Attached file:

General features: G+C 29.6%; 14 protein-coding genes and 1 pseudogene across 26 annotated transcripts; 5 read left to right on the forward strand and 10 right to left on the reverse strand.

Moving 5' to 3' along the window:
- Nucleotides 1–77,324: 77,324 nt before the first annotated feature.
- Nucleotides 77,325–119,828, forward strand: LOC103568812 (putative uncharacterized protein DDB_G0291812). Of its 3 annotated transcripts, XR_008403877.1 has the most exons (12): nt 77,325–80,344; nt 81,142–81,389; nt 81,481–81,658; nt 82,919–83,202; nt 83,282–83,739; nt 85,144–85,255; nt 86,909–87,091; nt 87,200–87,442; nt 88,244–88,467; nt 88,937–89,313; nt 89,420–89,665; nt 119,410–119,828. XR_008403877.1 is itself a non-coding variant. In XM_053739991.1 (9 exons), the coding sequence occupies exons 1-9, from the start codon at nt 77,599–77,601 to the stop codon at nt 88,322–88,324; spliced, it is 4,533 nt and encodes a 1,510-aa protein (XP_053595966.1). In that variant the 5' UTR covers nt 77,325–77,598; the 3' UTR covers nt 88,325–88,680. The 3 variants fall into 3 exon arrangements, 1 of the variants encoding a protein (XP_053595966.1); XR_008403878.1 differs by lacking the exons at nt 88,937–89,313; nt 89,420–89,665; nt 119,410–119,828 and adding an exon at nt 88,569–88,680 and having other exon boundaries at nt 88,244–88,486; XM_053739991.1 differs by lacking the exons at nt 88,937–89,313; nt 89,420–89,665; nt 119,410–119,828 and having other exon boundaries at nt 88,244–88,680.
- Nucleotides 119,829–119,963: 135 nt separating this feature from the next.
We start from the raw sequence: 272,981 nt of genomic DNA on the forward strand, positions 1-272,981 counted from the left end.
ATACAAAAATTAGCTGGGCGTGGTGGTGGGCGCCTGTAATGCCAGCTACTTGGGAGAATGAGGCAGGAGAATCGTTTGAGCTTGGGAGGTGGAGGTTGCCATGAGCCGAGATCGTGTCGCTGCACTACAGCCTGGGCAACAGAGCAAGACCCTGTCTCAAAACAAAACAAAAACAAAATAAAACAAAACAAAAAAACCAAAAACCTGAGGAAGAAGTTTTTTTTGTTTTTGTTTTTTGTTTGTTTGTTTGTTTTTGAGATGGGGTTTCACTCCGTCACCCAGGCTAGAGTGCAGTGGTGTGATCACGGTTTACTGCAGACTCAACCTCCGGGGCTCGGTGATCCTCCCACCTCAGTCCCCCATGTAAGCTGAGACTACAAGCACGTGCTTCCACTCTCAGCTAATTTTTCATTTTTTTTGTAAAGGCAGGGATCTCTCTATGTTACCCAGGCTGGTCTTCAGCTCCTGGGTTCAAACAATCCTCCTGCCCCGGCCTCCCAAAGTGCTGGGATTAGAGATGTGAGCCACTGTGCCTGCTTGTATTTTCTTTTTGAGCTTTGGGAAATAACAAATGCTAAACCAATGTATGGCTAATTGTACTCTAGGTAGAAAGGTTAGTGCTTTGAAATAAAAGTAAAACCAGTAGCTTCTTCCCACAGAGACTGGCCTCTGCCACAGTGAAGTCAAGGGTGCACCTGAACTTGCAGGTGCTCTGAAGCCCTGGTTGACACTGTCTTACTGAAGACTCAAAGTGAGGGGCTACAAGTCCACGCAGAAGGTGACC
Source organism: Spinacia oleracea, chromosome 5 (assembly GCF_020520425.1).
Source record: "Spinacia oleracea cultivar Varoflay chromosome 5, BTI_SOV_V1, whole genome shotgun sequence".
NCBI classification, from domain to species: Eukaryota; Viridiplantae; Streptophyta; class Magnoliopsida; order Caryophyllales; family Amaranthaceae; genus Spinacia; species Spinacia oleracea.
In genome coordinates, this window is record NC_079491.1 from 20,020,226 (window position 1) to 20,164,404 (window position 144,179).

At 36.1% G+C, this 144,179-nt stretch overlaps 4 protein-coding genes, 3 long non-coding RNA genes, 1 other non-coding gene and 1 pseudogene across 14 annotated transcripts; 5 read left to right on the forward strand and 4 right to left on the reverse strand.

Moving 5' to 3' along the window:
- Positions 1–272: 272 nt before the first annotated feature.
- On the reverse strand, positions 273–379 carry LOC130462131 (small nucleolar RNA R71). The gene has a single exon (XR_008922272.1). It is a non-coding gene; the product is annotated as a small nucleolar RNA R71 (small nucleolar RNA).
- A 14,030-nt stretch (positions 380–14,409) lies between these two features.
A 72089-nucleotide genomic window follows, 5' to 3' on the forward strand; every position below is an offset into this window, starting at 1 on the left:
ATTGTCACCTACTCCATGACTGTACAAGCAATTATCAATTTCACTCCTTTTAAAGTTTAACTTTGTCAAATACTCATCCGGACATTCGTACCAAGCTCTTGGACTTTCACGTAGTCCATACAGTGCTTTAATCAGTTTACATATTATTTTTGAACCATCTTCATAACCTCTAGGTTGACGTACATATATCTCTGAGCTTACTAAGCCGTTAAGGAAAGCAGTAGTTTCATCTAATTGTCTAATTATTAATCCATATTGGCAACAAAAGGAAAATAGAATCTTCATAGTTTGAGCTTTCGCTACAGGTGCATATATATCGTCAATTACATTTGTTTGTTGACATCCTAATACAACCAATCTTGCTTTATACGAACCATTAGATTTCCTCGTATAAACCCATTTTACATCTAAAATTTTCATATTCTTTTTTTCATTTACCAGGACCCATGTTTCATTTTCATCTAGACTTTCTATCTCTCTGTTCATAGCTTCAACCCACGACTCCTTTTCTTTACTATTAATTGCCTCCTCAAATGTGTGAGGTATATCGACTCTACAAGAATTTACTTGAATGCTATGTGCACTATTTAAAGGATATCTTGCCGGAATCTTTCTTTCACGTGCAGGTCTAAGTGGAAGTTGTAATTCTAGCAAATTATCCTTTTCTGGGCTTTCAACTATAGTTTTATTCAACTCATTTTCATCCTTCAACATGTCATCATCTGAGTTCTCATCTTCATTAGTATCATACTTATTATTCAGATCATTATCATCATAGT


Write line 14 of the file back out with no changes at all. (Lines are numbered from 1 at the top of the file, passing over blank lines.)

- Positions 1–272: 272 nt before the first annotated feature.